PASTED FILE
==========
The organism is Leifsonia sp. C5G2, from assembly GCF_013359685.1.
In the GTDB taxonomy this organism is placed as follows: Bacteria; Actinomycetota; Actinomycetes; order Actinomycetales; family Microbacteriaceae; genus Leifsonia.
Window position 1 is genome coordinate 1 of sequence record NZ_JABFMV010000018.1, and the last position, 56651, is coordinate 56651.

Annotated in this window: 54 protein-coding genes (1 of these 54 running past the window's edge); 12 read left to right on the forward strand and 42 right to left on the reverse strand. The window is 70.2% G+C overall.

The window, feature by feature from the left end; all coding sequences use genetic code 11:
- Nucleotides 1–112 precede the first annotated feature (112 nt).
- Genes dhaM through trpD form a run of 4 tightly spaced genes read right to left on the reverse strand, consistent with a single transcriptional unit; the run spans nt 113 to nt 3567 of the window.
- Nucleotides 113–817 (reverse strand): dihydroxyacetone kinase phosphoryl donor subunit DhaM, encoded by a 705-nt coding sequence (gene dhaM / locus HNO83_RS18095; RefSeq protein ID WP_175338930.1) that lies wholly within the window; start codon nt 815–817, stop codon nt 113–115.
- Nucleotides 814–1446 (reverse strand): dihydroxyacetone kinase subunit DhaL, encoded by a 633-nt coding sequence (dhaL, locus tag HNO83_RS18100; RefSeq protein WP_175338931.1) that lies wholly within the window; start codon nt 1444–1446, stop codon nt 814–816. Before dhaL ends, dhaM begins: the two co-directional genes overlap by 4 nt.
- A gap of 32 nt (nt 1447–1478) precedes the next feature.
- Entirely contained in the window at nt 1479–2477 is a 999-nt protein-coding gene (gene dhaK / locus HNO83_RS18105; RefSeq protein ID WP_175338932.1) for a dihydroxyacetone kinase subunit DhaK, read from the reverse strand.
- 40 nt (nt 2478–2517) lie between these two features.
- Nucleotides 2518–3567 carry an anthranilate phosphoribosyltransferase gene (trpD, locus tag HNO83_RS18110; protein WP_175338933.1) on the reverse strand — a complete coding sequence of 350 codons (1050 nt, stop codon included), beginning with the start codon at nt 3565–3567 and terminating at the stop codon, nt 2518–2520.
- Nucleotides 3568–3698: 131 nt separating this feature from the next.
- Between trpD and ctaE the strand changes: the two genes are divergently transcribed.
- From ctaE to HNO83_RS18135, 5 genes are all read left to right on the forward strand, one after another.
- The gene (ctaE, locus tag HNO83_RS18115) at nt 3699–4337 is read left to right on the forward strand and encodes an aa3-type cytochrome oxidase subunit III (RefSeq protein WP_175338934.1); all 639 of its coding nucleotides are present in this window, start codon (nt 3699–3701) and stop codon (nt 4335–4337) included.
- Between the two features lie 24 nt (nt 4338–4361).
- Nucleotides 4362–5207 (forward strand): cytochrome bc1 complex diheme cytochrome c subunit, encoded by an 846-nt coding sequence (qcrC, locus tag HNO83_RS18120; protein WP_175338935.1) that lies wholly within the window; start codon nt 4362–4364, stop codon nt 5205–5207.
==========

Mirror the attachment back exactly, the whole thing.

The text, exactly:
The organism is Leifsonia sp. C5G2, from assembly GCF_013359685.1.
In the GTDB taxonomy this organism is placed as follows: Bacteria; Actinomycetota; Actinomycetes; order Actinomycetales; family Microbacteriaceae; genus Leifsonia.
Window position 1 is genome coordinate 1 of sequence record NZ_JABFMV010000018.1, and the last position, 56651, is coordinate 56651.

Annotated in this window: 54 protein-coding genes (1 of these 54 running past the window's edge); 12 read left to right on the forward strand and 42 right to left on the reverse strand. The window is 70.2% G+C overall.

The window, feature by feature from the left end; all coding sequences use genetic code 11:
- Nucleotides 1–112 precede the first annotated feature (112 nt).
- Genes dhaM through trpD form a run of 4 tightly spaced genes read right to left on the reverse strand, consistent with a single transcriptional unit; the run spans nt 113 to nt 3567 of the window.
- Nucleotides 113–817 (reverse strand): dihydroxyacetone kinase phosphoryl donor subunit DhaM, encoded by a 705-nt coding sequence (gene dhaM / locus HNO83_RS18095; RefSeq protein ID WP_175338930.1) that lies wholly within the window; start codon nt 815–817, stop codon nt 113–115.
- Nucleotides 814–1446 (reverse strand): dihydroxyacetone kinase subunit DhaL, encoded by a 633-nt coding sequence (dhaL, locus tag HNO83_RS18100; RefSeq protein WP_175338931.1) that lies wholly within the window; start codon nt 1444–1446, stop codon nt 814–816. Before dhaL ends, dhaM begins: the two co-directional genes overlap by 4 nt.
- A gap of 32 nt (nt 1447–1478) precedes the next feature.
- Entirely contained in the window at nt 1479–2477 is a 999-nt protein-coding gene (gene dhaK / locus HNO83_RS18105; RefSeq protein ID WP_175338932.1) for a dihydroxyacetone kinase subunit DhaK, read from the reverse strand.
- 40 nt (nt 2478–2517) lie between these two features.
- Nucleotides 2518–3567 carry an anthranilate phosphoribosyltransferase gene (trpD, locus tag HNO83_RS18110; protein WP_175338933.1) on the reverse strand — a complete coding sequence of 350 codons (1050 nt, stop codon included), beginning with the start codon at nt 3565–3567 and terminating at the stop codon, nt 2518–2520.
- Nucleotides 3568–3698: 131 nt separating this feature from the next.
- Between trpD and ctaE the strand changes: the two genes are divergently transcribed.
- From ctaE to HNO83_RS18135, 5 genes are all read left to right on the forward strand, one after another.
- The gene (ctaE, locus tag HNO83_RS18115) at nt 3699–4337 is read left to right on the forward strand and encodes an aa3-type cytochrome oxidase subunit III (RefSeq protein WP_175338934.1); all 639 of its coding nucleotides are present in this window, start codon (nt 3699–3701) and stop codon (nt 4335–4337) included.
- Between the two features lie 24 nt (nt 4338–4361).
- Nucleotides 4362–5207 (forward strand): cytochrome bc1 complex diheme cytochrome c subunit, encoded by an 846-nt coding sequence (qcrC, locus tag HNO83_RS18120; protein WP_175338935.1) that lies wholly within the window; start codon nt 4362–4364, stop codon nt 5205–5207.